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Color Readings On Black & White Film


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#1 gogetmagog

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Posted 20 April 2006 - 04:38 PM

Is there a resource somewhere with a chart of how the basic ROYGBIV colors translate on black and white film? And also how color filters will effect these color readings? Thank you -kt
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#2 Charles MacDonald

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Posted 20 April 2006 - 07:31 PM

Is there a resource somewhere with a chart of how the basic ROYGBIV colors translate on black and white film? And also how color filters will effect these color readings? Thank you -kt

if they are all at the same intensity, they should all result in the same shade of grey! Various films do have slightly different sensitivites particularly in the red and blue ends of the spectrum.
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#3 Chris Keth

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Posted 20 April 2006 - 10:12 PM

if they are all at the same intensity, they should all result in the same shade of grey! Various films do have slightly different sensitivites particularly in the red and blue ends of the spectrum.



Charles' is really the right answer. There are also complications, though.

The same measured intensity of all of the colors will actually look like different intensities to your eyes. The percieved intensity of colors even depends on the ambient light levels around them, so it's a very tricky thing to put in hard and fast rules.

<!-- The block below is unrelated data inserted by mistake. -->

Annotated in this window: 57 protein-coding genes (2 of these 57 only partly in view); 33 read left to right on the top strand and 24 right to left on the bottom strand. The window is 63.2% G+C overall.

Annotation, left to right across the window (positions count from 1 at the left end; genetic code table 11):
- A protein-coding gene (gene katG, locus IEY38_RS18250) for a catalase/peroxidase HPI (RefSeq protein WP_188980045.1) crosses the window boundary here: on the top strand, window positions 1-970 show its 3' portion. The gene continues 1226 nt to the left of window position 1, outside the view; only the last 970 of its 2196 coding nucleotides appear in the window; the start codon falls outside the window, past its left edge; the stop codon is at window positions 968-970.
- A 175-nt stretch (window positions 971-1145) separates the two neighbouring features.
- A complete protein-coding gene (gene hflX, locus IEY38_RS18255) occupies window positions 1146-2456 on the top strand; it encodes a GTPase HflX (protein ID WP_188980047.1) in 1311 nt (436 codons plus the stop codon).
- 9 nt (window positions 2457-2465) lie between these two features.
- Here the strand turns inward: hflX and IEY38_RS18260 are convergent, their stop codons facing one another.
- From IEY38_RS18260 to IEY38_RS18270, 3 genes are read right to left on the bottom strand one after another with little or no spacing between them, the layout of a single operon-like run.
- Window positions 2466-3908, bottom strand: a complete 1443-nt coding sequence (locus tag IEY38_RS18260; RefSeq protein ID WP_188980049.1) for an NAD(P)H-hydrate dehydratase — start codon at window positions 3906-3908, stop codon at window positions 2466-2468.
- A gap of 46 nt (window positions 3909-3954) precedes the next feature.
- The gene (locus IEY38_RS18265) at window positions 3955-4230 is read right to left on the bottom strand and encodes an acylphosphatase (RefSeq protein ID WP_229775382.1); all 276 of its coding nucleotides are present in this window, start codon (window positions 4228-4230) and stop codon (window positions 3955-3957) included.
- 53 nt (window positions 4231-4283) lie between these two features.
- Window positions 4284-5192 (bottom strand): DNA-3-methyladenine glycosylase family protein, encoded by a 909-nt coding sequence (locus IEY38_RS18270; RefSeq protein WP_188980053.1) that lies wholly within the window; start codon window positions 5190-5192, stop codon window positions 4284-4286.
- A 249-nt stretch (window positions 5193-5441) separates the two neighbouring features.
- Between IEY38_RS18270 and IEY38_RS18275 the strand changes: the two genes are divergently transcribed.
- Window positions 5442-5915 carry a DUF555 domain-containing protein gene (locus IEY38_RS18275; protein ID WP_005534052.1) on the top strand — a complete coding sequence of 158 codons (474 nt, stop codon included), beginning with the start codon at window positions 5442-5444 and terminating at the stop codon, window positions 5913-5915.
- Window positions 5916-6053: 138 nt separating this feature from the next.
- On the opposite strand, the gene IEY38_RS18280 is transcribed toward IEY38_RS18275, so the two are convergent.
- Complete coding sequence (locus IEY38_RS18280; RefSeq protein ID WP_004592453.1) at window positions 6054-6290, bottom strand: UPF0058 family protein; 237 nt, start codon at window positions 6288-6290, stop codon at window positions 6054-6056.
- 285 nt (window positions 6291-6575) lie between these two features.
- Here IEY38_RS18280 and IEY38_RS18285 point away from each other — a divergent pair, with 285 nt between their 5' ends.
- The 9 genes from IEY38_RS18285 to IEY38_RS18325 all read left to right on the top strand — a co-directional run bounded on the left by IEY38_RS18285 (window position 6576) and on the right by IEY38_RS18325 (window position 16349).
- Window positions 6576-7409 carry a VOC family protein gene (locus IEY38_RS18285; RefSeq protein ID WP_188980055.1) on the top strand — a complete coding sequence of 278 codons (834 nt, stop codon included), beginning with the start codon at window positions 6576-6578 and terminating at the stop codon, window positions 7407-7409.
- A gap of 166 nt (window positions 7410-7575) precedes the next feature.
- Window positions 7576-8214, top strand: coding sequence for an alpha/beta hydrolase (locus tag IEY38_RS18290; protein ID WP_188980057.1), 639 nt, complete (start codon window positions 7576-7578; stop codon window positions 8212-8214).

As for filters, they will darken the areas of complimentary color(s). This is because the filter allows the color of the filter to pass through while filtering out the complimentary color(s). Combine this effect with the usual need to open up a little and the percieved effect is to brighten the color of the filter and darken ther compliments.

You really just need to do it and experience the effects yourself.

Edited by Christopher D. Keth, 20 April 2006 - 10:13 PM.

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#4 Dan Salzmann

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Posted 21 April 2006 - 02:44 AM

This is the theory of panchromatic film. differences in color temperature of the lighting used as well as lens coatings influence things as well. A bit of testing is something you will benefit from.
A still camera and some filters would be an economical way to do this. Take notes!
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